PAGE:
Send in the clowns.

If you have misbehaving children, Wrinkles the Clown will, for a fee, provide a “behavioural service” to frighten the living crap out of delinquent kids.

The genesis of documentarian Michael Beach Nichols film WRINKLES THE CLOWN was a mysterious video that appeared on the Internet of a clown who emerges from underneath a sleeping female child’s bed. The video went viral and Wrinkles becomes internet lore.

It tapped into a market niche with parents abrogating their parental responsibility to discipline their offspring to a masked grotesque threatening them with abduction, incarceration, cannibalism and death.

Paying money to monster minors could amount to child abuse, but kids kind of like being creeped out, so who is to say its all part of cultural conditioning rather than molestation.

Interviews with folklorists illustrate the fascination with creepy clowns going back centuries, Mr. Punch being somewhat of a prototype, and film clips from popular movies such as Poltergeist, It, and the various incarnations of Joker in the Batman films further cement our attraction to, and appetite for, the face painted malevolent prankster.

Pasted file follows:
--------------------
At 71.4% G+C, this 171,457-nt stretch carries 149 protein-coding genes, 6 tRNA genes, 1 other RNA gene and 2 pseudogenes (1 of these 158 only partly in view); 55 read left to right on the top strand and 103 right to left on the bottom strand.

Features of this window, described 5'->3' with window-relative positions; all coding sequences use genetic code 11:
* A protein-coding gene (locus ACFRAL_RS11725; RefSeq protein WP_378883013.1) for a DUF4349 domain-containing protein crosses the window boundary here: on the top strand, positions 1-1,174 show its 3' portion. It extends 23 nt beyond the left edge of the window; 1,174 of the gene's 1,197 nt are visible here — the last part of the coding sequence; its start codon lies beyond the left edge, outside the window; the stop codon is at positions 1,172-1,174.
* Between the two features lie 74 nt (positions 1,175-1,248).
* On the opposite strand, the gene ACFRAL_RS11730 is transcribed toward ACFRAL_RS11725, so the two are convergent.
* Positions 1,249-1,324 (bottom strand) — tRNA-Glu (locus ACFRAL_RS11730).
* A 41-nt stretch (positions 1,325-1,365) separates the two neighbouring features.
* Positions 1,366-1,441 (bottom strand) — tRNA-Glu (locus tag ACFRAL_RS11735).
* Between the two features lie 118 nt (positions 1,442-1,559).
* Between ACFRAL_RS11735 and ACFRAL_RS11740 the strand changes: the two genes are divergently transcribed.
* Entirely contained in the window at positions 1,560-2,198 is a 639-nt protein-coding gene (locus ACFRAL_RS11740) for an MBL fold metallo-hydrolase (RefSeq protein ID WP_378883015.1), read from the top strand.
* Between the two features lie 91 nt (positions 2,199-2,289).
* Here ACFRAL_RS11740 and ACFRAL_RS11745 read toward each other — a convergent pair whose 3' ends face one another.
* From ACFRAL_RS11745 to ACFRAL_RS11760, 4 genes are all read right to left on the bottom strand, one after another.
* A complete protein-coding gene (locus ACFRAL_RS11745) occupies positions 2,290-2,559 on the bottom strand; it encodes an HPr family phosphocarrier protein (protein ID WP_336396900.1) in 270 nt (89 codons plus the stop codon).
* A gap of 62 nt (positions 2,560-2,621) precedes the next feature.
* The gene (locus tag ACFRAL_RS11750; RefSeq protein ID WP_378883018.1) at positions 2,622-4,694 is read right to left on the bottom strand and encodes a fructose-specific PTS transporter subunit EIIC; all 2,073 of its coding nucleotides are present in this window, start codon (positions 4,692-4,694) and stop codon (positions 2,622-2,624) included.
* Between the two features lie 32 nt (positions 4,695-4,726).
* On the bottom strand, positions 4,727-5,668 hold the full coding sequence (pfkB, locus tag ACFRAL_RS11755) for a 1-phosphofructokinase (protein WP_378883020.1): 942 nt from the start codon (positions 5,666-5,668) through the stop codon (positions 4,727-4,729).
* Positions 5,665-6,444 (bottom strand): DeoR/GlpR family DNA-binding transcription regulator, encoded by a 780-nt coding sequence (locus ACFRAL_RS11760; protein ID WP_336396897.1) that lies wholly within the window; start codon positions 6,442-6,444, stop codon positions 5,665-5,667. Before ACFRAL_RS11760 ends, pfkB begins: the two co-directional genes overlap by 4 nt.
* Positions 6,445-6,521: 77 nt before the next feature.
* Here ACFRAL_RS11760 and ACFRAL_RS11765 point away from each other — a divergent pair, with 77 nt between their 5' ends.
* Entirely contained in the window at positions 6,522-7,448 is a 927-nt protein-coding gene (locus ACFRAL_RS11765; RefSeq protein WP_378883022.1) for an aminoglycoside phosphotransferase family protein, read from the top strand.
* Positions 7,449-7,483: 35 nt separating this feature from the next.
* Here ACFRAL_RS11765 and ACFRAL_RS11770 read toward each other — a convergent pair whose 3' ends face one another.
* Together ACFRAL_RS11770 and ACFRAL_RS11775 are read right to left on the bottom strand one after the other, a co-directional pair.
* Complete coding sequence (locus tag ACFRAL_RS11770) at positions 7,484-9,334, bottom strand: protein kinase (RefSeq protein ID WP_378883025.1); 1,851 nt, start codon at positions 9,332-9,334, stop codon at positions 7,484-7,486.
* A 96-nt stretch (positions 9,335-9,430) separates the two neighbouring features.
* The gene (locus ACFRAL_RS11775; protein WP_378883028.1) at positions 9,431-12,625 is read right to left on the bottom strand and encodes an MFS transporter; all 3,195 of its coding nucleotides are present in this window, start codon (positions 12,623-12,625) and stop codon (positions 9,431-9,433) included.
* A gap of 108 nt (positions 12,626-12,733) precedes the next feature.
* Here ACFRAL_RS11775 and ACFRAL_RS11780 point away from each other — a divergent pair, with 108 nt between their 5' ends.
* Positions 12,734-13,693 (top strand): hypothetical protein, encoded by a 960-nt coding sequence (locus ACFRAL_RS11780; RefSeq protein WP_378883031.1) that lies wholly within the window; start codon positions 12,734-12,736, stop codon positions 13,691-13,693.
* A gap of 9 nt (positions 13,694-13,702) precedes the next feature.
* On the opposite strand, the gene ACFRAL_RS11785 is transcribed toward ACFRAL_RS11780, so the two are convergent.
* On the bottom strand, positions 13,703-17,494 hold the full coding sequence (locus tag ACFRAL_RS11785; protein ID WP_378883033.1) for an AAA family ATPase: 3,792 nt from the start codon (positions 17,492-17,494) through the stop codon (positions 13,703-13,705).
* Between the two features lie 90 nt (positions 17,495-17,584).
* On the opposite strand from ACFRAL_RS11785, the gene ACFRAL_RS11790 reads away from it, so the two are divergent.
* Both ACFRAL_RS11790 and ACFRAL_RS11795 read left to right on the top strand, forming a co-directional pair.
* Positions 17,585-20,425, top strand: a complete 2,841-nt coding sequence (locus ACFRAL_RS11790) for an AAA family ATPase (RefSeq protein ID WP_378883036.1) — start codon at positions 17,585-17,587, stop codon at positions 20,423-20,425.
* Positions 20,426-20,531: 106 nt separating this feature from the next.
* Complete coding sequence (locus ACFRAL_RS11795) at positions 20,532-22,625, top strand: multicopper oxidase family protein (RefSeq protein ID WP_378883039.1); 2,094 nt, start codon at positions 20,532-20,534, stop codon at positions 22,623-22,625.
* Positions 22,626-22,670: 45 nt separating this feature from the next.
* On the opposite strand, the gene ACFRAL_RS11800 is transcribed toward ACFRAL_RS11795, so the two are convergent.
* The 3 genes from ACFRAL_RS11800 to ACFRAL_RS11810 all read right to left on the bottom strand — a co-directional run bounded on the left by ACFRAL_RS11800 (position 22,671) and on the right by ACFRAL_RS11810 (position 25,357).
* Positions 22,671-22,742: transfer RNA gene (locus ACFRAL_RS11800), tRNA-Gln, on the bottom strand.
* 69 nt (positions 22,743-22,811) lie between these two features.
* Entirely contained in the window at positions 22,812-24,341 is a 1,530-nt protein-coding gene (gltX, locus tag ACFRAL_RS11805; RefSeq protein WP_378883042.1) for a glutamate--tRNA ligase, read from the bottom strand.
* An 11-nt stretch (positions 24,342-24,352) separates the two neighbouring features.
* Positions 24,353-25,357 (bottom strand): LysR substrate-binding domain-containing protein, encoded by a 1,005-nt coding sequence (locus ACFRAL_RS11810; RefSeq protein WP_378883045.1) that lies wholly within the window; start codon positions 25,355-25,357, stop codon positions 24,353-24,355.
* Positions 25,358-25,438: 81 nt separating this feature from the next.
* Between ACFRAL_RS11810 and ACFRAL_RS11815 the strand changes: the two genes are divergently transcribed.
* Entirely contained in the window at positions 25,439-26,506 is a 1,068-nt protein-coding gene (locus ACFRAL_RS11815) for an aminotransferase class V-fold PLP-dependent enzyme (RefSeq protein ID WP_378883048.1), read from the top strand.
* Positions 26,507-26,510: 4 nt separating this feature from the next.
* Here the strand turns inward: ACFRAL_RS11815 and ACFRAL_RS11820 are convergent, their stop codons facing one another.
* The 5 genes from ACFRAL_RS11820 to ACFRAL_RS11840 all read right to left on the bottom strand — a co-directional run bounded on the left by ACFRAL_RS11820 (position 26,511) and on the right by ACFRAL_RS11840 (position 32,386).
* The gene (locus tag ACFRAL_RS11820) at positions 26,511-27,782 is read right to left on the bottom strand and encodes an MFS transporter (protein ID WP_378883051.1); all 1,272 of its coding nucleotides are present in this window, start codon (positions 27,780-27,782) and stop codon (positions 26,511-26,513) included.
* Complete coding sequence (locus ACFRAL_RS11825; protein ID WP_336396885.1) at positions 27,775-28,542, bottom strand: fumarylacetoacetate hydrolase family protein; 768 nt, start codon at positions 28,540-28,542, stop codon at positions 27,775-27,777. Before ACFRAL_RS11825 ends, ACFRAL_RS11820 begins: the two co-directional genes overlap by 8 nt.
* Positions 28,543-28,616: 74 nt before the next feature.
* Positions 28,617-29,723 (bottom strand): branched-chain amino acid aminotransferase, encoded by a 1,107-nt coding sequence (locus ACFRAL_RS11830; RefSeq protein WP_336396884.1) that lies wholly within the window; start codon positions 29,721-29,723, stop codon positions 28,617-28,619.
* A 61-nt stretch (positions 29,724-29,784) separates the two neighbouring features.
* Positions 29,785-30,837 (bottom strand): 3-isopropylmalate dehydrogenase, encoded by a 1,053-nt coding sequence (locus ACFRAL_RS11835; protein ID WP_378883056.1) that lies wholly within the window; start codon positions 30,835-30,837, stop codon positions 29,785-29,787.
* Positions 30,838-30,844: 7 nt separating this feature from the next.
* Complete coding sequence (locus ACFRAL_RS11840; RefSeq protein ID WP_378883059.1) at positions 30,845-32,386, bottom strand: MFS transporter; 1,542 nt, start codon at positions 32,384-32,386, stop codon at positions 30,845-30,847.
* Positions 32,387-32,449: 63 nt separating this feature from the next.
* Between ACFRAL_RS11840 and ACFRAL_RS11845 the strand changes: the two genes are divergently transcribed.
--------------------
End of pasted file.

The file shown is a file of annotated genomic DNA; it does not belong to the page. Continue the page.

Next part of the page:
While Michael Beach Nichols interviews the person purporting to be Wrinkles, photographed in shadow and voice distorted, he also uses an actor to portray the clown, re-enacting appearances as an aid to explore visually the phenomenon and myth behind the mask.

Now if the film could just scare those couch potato, screen surfing, soft drink swilling fat kids that eat up the cult of the creepy clown off their arses, WRINKLES HE CLOWN would serve as a genuine behavioural service as espoused by the menacing mummer.

Wrinkles the Clown is available to rent or buy on Apple TV, Fetch TV, Foxtel Store, Google Play and YouTube. Rated M